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Organic Photovoltaic Materials Charge up Portable Electronics
Over the last decade, portable electronic devices such as mobile phones, mp3 players, PDAs andlaptop computers have proliferated at a spectacular rate. Compact rechargeable batteries havebeen fundamental to the success of these products. So have increasingly powerful microchips,whose capacity has continued to observe the exponential growth described by Moore’s Law.Unfortunately, the energy density of batteries has not.Clever engineers have been able to maintain an acceptable time between charges by usingpower management software, new power-management chips, and more energy-efficientcomponents, but such tweaks can only achieve so much. If portable electronics are to becomestill more powerful, consumers will either have to plug into the grid more often, or productdesigners will have to enable access to a more convenient source of energy.And what could be more accessible than light? Efficient solar cells, drawing on sunlight or evenartificial light, could extend the time between charges, perhaps even indefinitely.The idea isn’t new. Solar powered calculators have been available for decades. They requirelittle power, however, and energy hogs like mobile phones present a more difficult problem.An emerging technology, thin-film organic photovoltaics (OPVs) and dye-sensitized cells (DSCs)may be the solution. A host of companies is busily developing materials and intellectualproperty to establish themselves in this new market, from chemical giants such as BASF to highlyfocused start-ups such as Konarka and Plextronics.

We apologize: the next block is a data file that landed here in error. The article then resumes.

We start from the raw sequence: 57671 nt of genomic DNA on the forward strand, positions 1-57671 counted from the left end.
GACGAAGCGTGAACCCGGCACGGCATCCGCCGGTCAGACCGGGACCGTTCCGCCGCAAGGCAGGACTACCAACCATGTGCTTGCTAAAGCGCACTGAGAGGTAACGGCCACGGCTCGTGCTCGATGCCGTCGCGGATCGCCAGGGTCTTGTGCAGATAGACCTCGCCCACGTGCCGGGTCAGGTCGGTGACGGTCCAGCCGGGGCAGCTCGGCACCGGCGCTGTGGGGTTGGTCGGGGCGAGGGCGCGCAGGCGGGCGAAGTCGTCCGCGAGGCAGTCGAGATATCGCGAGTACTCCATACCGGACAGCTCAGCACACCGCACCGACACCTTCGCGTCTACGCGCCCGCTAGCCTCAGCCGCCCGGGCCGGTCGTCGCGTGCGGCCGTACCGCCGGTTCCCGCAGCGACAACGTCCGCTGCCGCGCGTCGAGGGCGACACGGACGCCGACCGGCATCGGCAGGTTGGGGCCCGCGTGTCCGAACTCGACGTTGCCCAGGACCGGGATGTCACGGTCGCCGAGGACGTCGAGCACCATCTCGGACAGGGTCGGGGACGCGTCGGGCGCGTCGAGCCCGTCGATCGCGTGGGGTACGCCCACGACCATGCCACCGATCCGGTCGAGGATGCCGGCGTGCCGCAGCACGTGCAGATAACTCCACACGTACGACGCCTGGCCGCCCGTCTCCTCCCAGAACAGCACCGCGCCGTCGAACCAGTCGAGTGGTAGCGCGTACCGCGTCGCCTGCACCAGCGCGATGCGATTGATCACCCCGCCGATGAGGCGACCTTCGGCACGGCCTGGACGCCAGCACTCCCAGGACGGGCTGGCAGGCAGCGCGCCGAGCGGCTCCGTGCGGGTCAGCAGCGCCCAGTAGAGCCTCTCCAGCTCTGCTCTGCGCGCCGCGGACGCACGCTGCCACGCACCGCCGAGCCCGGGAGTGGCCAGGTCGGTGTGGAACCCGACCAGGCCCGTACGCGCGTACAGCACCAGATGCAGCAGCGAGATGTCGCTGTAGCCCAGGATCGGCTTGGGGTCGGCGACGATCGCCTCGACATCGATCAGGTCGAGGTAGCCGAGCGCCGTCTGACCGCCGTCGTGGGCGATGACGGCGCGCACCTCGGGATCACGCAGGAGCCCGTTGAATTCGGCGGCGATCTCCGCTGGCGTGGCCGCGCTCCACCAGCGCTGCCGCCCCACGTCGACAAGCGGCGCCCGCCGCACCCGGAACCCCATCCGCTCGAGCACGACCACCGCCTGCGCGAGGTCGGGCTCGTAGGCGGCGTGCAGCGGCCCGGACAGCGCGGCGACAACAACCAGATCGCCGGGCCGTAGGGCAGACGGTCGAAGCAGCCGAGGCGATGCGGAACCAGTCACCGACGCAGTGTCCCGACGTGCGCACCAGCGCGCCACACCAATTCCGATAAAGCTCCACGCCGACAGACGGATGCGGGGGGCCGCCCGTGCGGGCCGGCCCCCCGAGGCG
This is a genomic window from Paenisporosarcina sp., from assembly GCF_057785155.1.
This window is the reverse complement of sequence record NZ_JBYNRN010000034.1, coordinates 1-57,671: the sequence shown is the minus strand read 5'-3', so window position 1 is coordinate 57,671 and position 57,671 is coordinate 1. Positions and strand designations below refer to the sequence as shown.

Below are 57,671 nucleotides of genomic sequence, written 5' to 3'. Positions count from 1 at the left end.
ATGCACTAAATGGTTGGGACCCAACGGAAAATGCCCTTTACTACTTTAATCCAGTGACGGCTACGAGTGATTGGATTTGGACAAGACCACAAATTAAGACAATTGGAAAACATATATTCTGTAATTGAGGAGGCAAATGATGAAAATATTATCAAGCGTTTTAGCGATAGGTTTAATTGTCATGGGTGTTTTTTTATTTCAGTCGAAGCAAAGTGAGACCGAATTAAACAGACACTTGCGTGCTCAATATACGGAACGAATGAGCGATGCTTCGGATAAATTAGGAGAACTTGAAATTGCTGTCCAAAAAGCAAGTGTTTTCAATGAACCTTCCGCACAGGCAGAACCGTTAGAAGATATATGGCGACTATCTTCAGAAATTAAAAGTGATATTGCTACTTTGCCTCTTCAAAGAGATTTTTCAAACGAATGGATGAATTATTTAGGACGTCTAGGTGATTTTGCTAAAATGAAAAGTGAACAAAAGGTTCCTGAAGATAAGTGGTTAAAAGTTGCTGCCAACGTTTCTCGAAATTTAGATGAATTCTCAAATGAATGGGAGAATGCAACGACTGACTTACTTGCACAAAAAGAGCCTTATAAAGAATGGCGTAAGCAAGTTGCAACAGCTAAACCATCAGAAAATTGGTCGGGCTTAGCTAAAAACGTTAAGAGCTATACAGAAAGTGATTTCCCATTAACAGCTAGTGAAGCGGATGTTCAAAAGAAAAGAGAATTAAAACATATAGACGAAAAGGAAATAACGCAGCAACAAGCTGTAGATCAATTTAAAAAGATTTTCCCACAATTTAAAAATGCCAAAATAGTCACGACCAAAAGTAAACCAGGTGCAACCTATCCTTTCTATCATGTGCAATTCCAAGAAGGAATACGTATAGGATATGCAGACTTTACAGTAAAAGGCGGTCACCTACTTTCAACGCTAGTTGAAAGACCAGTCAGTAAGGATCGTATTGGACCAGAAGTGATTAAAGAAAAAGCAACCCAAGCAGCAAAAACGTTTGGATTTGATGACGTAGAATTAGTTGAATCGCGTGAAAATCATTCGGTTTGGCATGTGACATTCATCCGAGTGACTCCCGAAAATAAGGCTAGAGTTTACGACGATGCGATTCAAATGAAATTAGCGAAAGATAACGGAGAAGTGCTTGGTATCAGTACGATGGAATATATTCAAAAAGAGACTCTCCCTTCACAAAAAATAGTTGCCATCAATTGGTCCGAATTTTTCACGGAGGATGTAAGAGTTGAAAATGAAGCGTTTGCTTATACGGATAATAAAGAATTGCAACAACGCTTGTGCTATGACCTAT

Organic Photovoltaic Markets,
a recent study by NanoMarkets, looks at the activities of theseand many other companies to estimate the opportunity represented by these technologies.
Cheap, flexible and responsive
Scientists have known since 1906 that organic materials can turn light into electricity, but itwasn’t until the 1950s that researchers began using common organic dyes such as chlorophylland methylene blue in photovoltaic devices. In the 1980s, work with polymers such aspoly(sulfur nitride) began, and by 1986, a scientist at Eastman Kodak had made thebreakthrough discovery that combining donor and acceptor materials in a single celldramatically improved efficiency.In the last two decades, new materials and more sophisticated architectures have advancedOPVs to the point that efficiencies exceeding 6 percent have been achieved, and 8-10 percent islikely within the next few years. Even more efficient are DSCs, hybrids that combine